In his sermon on the first Sunday after Easter, 1540, in Dessau on the John 20 text, Dr. Luther again states:

    But who can express what an unspeakable, mighty and blessed comfort it is that a human being can with one word open heaven and lock hell to a fellow mortal? For in this kingdom of Grace Christ has founded through his resurrection, we do indeed nothing else than open our mouth and say, I forgive thee thy sins, not on my account, nor by my power, but in the place of, and in the name of, Jesus Christ, for he does not say: ye shall forgive sins on your own account, but: ‘I send you, as my Father hath sent me.’ I myself do not do this of my own choice or counsel, but I am sent by the Father. This same commandment I give to you unto the end of the world, that both ye and all the world shall know that such forgiveness or retaining of sin is not done by human power or might, but by the command of him who is sending you. This is not said alone to the ministers or the servants of the church, but also to every Christian. Here each may serve another in the hour of death, or wherever there is need, and give him absolution.

  6. Rev. Paul L. Beisel says:

    Don’t you dare quote Luther to me, Mr. Vehse. I can easily come up with as many Luther quotes that say the exact opposite. It was Luther who said that Jesus was “speaking to all preachers in the person of Peter when he said, ‘feed my lambs.’ It was Luther, according to Francis Pieper, who said that if a person could save the whole world by preaching one sermon, he should desist if he is not called to do so, for he would be doing a work that is displeasing to God.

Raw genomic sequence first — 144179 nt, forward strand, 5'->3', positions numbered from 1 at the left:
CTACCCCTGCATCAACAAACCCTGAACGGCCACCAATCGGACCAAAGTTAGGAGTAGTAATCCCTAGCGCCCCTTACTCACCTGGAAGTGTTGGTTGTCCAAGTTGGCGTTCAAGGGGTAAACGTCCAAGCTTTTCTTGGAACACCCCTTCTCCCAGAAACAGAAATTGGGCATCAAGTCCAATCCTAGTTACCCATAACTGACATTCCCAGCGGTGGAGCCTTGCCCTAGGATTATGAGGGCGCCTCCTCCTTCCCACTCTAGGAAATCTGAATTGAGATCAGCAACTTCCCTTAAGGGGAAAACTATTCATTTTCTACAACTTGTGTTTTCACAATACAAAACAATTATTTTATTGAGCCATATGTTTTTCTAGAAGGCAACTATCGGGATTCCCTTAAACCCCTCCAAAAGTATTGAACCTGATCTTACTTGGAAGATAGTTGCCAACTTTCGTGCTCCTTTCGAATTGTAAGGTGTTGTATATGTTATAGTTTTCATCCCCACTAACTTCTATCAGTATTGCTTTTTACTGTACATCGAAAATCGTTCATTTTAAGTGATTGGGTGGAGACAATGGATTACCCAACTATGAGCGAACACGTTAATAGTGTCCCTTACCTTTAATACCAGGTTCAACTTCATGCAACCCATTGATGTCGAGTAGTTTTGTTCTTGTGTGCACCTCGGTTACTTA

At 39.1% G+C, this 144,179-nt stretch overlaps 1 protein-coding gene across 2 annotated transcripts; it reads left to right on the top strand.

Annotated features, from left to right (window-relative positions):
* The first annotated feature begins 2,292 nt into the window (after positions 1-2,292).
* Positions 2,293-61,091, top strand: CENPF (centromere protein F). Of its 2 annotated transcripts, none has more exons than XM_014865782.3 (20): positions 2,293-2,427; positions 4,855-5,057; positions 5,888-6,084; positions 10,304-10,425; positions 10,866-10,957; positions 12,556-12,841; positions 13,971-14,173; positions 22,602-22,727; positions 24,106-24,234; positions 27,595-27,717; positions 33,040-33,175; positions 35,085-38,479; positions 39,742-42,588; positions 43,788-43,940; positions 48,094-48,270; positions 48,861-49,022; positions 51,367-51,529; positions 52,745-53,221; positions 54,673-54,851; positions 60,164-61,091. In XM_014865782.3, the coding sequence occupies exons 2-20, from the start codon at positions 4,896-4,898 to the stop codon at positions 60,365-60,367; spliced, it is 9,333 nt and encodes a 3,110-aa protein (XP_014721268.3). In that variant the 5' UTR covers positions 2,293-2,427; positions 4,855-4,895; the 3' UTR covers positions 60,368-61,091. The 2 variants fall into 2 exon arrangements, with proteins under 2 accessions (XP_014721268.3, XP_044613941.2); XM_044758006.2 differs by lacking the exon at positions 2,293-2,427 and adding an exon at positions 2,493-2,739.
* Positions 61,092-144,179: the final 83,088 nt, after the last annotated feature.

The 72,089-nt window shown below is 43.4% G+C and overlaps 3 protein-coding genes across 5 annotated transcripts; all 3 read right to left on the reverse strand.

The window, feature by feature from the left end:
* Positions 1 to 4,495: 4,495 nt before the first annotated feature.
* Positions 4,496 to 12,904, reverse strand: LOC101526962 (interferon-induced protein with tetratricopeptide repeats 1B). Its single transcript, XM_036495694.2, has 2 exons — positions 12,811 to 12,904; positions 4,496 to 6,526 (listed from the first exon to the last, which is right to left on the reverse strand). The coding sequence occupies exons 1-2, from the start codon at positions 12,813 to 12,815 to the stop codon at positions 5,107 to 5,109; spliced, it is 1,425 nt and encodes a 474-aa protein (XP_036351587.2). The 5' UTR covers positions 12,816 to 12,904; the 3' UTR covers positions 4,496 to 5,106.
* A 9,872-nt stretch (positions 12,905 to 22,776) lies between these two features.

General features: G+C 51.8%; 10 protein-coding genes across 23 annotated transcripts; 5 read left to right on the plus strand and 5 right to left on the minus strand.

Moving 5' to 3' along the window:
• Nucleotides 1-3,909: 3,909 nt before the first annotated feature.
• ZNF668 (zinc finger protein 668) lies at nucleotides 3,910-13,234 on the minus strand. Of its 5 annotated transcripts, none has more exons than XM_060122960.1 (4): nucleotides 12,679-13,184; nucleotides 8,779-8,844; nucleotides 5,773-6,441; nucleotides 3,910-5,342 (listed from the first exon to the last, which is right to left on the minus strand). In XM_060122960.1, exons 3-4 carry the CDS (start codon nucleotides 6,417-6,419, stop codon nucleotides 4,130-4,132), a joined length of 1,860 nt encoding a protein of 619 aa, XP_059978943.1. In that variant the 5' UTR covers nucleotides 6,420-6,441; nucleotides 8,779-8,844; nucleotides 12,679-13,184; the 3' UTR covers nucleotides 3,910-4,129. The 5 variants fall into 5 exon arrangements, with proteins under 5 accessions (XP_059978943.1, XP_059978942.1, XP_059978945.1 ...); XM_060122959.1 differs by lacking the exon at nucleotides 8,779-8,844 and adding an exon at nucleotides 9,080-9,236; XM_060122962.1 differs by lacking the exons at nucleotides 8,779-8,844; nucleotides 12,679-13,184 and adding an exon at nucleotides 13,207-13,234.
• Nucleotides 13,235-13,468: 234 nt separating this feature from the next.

7. Carl Vehse says:

    “It was Luther, according to Francis Pieper, who said that if a person could save the whole world by preaching one sermon, he should desist if he is not called to do so”

    The Luther quotes I gave dealt with a Christian forgiving the sins of a neighbor in Jesus’ name, not publicly preaching one sermon in a worship service to save the world.

    As J.T. Mueller (Christian Dogmatics, CPH, 1934, p.459) noted: “Absolution has been well defined as “that special form of administering the Gospel according to which a minister of the Church or any other Christian forgives one or more persons, upon their confession, their sins.” (Cp. Luther, St. L., XVI, 1795; X, 1235)

  8. Mike Baker says:

    Pr. Beisel,

    This is a great point that you have made. I agree with it.

    Taking the comments in a slightly different direction, what is the proper conduct of the laity in the “extreme exceptions” that can occur? This is not a hypothetical exercise, but actually more of a request for advice (as I am in what one would consider one of those extreme exceptions.)

    What would be the best thing for the laity do in situations of prolonged isolation from the pastoral office (months to years)? I am currently deployed to Iraq. There are several Lutherans in my unit, but there are no confessional Lutheran chaplains in our area (I cannot count the ELCA chaplain who allows an anabaptist chaplain to be the celebrant at the Lord’s Supper when he is away) and the majority of the other chaplains have abdicated their responsibility to preach and teach anything that looks like sound doctrine.

    To what extent can/should the individual Lutheran Christians organize and worship in this kind of situation? In your opinion, what should such an “exiled” group of believers look like since we have no one in the Pastoral office?

  9. Rev. Paul L. Beisel says:

    Hi Mike–thanks for the comment. In extreme cases like the one you mentioned, I would say that one needs no other authority to preach than the need of him and his neighbor (wife and children). I think Luther said something like that.